The screenwriter-director’s bisexual Jewish comedy, ‘Shiva Baby’, comes just in time for Pride Month
Humid. Anxiety-inducing. Intense. In the last two months, film reviewers around the world have been explicit about the discomfort that creeps in while watching Shiva Baby, Emma Seligman’s feature film debut. Yet not one of them wanted to cut short the experience. In fact, ‘claustrophobia’ joins sharp comedy and a breakout performance as some of the winning features of this tightly choreographed film about a floundering college student at a funeral service.
“Danielle [Rachel Sennott] was taken from my time in university in New York. I was very stressed about what I wanted to do. And a lot of my friends were seeking an arrangement where they had sugar daddies,” says Canadian director and screenwriter, Seligman, over Zoom with The Hindu Weekend. Based on Seligman’s short of the same name, her thesis project at NYU, the film has Danielle attending a shiva, which is a Jewish mourning ritual, with her parents. She runs into her sugar daddy there as well as her ex-girlfriend. It is stressful and chaotic.
Finding Danielle in herself
Seligman, 26, shares that the film’s themes of identity and empowerment are what she struggled with in college. “What I wanted to be the backbone [of the film] was reckoning with your self worth as a young woman, realising that it has been based on sexual validation and that it needs to go beyond that,” she says, adding that she also “sprinkled” other parts of her life “like my family, my sexuality”.
A still from ‘Shiva Baby’
Darkly comic, Shiva Baby has Danielle’s parents and middle-aged family friends interrogating her, about her career and weight loss. There are shots in tight corners — which ratchets up the tension for those of us still trapped indoors during the pandemic — a score that would suit a horror movie, a near-menacing baby. And lines like this from Polly Draper who plays Danielle’s intrusive mother: “You look like Gwyneth Paltrow on food stamps, and not in a good way.” Seligman says she found inspiration at the many family events she attended.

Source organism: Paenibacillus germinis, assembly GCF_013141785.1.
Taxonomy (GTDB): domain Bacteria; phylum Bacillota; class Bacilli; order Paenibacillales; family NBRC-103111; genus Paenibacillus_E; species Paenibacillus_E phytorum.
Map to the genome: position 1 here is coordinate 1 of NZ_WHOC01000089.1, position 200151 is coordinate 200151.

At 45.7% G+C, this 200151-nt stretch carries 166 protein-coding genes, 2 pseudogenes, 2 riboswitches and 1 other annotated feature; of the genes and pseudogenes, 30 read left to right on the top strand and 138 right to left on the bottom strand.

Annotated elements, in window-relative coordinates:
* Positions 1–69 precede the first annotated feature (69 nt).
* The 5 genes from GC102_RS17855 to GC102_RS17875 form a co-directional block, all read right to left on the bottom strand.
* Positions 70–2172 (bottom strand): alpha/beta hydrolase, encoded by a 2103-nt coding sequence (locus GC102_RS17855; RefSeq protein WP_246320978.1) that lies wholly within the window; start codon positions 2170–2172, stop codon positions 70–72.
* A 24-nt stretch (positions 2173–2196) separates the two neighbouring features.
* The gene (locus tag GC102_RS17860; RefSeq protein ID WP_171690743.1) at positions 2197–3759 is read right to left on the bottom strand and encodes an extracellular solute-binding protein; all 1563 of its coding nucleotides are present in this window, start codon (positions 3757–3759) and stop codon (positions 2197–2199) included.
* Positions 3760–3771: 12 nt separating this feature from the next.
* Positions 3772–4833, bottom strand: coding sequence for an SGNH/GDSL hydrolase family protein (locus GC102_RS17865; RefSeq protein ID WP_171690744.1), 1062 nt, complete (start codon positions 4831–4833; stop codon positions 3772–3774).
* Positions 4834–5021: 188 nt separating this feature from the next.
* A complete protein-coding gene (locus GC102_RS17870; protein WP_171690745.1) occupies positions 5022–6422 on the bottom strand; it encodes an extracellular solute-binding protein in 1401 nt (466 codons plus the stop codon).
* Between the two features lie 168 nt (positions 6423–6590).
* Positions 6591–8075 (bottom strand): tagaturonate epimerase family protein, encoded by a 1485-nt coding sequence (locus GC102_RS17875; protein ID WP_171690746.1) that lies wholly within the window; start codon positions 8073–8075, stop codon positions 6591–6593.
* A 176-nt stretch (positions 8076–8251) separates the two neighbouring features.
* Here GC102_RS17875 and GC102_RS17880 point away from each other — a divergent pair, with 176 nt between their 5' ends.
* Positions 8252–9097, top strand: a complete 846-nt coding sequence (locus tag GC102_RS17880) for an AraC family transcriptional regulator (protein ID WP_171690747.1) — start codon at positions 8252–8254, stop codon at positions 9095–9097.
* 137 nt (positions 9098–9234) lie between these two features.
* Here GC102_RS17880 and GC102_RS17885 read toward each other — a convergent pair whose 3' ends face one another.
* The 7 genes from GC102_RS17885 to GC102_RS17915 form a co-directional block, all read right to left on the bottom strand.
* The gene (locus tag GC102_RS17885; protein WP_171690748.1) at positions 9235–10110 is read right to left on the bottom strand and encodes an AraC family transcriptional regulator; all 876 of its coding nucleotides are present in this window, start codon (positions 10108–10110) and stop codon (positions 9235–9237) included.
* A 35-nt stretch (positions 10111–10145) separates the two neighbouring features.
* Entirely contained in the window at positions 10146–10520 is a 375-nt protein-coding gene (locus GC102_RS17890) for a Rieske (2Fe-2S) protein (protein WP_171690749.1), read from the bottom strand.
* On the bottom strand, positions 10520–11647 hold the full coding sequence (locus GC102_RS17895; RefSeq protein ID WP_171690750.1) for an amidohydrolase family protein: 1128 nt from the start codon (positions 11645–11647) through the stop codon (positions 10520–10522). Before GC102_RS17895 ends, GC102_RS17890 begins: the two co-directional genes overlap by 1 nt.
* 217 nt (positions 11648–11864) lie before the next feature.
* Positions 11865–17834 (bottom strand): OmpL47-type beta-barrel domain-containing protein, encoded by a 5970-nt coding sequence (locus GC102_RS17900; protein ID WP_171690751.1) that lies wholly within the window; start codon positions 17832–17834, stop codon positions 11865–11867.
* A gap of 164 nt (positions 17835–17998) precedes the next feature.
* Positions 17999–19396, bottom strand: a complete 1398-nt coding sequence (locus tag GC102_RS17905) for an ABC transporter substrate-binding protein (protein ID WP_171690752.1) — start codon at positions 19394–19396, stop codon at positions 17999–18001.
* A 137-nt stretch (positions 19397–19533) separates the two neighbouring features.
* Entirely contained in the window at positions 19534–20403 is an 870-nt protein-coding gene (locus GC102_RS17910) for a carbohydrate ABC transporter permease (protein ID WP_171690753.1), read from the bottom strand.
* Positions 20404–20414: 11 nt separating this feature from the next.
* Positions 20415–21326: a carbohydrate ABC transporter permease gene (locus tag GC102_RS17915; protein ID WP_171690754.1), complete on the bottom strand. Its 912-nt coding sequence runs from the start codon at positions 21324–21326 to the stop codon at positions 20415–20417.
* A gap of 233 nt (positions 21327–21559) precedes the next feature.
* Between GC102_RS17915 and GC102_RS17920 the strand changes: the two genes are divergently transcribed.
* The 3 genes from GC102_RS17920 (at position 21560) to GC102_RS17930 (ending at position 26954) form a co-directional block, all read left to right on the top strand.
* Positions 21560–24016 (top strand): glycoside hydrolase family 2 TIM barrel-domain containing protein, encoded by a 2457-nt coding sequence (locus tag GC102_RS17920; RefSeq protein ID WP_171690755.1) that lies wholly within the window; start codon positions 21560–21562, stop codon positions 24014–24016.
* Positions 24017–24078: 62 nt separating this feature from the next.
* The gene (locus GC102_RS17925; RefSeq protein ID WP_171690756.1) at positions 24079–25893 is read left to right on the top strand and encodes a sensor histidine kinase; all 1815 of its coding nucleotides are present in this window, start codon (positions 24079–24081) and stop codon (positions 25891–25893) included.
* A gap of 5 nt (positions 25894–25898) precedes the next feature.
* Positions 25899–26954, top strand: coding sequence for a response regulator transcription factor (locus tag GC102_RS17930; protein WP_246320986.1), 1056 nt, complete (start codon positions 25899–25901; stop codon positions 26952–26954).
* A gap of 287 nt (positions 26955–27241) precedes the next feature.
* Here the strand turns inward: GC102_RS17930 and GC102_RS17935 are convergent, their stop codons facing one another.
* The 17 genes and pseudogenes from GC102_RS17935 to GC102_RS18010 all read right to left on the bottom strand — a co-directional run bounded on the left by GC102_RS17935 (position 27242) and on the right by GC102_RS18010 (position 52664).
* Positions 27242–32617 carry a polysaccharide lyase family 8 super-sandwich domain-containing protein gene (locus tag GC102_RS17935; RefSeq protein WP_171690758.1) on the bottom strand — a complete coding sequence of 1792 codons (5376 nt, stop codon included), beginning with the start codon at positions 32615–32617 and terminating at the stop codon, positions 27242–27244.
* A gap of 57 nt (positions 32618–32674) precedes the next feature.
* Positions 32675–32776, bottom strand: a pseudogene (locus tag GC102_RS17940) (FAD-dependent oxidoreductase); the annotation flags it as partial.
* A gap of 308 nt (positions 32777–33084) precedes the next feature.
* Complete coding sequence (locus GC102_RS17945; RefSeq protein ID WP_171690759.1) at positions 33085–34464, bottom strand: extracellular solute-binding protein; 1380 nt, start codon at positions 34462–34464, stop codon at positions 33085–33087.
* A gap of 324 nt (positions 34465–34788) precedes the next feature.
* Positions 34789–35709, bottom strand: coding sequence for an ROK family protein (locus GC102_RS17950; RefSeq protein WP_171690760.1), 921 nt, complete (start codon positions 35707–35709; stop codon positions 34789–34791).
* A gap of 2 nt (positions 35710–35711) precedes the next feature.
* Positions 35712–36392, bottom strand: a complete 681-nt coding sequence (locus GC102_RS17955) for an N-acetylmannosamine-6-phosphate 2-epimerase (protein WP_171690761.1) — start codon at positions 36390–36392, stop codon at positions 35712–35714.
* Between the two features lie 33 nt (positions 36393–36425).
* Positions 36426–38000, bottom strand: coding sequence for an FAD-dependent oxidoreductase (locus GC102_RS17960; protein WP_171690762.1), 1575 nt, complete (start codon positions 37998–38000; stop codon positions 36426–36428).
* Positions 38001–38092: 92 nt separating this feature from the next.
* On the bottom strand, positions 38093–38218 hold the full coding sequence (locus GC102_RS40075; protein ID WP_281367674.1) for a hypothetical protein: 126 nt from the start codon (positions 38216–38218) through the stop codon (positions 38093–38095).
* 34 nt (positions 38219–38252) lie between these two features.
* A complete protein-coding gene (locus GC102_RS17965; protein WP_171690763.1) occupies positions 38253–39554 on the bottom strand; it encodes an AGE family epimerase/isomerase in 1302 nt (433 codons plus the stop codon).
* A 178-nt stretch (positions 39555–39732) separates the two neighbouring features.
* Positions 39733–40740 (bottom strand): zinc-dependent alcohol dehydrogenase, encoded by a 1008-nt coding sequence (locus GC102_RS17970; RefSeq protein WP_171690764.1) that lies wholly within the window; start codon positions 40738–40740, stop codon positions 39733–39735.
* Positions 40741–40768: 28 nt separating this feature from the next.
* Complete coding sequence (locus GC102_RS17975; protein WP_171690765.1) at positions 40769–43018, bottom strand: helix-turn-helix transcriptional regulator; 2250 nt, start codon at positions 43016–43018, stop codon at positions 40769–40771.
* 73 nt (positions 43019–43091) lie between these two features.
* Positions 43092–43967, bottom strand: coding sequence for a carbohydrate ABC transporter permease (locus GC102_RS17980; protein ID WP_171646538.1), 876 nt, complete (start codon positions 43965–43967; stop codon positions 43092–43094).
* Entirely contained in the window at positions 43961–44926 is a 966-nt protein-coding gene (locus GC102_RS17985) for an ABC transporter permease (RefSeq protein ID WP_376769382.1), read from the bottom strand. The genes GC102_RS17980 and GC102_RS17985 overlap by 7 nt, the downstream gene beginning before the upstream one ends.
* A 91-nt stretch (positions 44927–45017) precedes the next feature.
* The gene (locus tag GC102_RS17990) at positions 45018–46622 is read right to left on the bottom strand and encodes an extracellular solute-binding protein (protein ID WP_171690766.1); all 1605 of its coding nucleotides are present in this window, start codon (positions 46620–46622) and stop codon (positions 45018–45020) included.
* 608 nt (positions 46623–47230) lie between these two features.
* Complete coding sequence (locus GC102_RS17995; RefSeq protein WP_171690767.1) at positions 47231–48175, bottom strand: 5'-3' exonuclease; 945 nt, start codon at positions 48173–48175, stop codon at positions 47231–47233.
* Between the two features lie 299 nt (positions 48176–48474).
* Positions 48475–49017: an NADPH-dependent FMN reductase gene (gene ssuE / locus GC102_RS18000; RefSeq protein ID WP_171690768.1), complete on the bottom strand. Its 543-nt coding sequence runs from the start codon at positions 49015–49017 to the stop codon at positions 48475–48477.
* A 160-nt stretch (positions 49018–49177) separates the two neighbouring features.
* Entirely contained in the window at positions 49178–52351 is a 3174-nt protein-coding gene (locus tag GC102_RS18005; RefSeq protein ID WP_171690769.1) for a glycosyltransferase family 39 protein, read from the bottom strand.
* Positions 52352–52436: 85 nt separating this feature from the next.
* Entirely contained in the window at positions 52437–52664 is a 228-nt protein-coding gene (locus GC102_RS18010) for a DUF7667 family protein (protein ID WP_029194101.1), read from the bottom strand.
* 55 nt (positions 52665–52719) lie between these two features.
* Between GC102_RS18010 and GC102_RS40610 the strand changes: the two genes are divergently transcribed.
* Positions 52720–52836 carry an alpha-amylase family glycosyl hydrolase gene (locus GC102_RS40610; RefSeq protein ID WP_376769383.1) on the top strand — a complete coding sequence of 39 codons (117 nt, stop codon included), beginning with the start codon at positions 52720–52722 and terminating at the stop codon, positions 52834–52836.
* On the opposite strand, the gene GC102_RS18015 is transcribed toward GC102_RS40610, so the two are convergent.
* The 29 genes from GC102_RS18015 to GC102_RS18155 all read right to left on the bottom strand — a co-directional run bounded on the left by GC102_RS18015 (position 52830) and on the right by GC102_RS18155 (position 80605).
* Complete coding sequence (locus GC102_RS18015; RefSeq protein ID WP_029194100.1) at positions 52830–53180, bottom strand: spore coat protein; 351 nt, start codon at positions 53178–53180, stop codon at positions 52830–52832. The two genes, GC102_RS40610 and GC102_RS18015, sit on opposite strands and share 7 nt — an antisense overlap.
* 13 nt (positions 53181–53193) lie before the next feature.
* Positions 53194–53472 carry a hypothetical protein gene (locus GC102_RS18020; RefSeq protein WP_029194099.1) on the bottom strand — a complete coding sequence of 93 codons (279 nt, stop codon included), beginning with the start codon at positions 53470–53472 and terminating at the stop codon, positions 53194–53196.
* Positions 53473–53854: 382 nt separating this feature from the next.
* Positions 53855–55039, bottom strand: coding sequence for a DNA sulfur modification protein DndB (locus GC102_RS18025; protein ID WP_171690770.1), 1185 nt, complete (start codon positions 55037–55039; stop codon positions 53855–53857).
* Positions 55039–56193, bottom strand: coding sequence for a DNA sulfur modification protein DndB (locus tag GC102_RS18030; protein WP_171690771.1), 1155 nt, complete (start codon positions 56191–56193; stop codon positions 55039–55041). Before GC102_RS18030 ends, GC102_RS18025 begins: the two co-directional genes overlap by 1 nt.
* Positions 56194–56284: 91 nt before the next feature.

Lessons from Rachel
- “Rachel [Sennott] put such a comedic stamp on the short film, and made it her own,” says Seligman about her lead actor who is also an internet sensation. “She was the main engine behind me that kept asking where my next draft was and how much money we had left to raise. She is one of the most ambitious young women I know. I love her Twitter but it has also been very much a strategic part of how much she wants to become a comedian.”
Beyond gay stories
On June 11, MUBI will be launching Shiva Baby as their LGBTQI+ focus for Pride Month. Seligman remarks that she is lucky it is reaching people beyond the Jewish or bisexual audience. “The short film had a lot of success among my Indian friends too. They loved it and kept telling me they were into it,” she recalls. As for the future of queer cinema, the challenges are many. Noting the lack of portrayal of bisexuality or pansexuality on screen, she says, “We’ve made progress with telling gay stories and lesbian stories and transgender stories, which is wonderful. I think people sometimes worry that audiences may not be able to wrap their head around someone who is in between or fluid with their sexuality or gender. I hope more and more people at the top who make the decisions begin to understand and not remain confused.”
While Seligman has often talked about her “very insular Jewish upbringing” she hands it to TV shows like the teen drama series, The OC, and the medical drama, Grey’s Anatomy, for introducing bisexual characters on screen. “Eventually we got stuff like The Bisexual and Transparent. But as a kid, those were the two shows that stuck out for me.”
The ‘Shiva Baby’ poster
The truth about authenticity
With the debate over the Jewishness of Shiva Baby (about Sennott, Molly Gordon who plays the ex-girlfriend and Draper not being Jews), Seligman has been reading up on ‘authenticity’ a lot this year. “Authenticity is great and I am so glad to see it on screen. But I think there are other factors to consider when you are making a film, especially a low budget film. Rachel is not Jewish, but this movie wouldn’t be made without her. I don’t think it is necessary to have everyone be the religious or cultural identity that they play, but I can only speak for the Jewish perspective.”
As for queer representation, that is a trickier issue, she admits. “I have been asked this with Rachel and Molly. A lot of people assume people are straight if they are not out. So much of sexuality is on the spectrum. There are conversations I have had with actors who are not out or do not label themselves as anything, straight or otherwise. That is a harder conversation to have when it comes to representation. Basically, you are asking for everyone on screen playing a queer character to be out and proud and talking about their sexuality. And that is a lot to ask of someone.”
- “I have been trying to expand how I take in my Jewish news, going beyond regular media and finding more niche outlets, and to Instagram, to connect with young, often queer, Jews like me.”
Framing the end
Seligman confesses that she struggled to find the right ending to her film, but there’s a winning scene involving a crowded van. “I didn’t want everything to be wrapped up in a bow for Danielle. But I wanted to give her some sense of light and hope. The van recommendation came from a playwright friend and is based on my dad’s van,” she explains. Meanwhile, the young filmmaker who managed to create her indie darling with a $225,000 budget is on to the big league. Coming up next: a queer high school comedy, Bottoms, with her lead actor and collaborator, Sennott, and Elizabeth Banks’ Brownstone production company.
Shiva Baby is on MUBI from June 11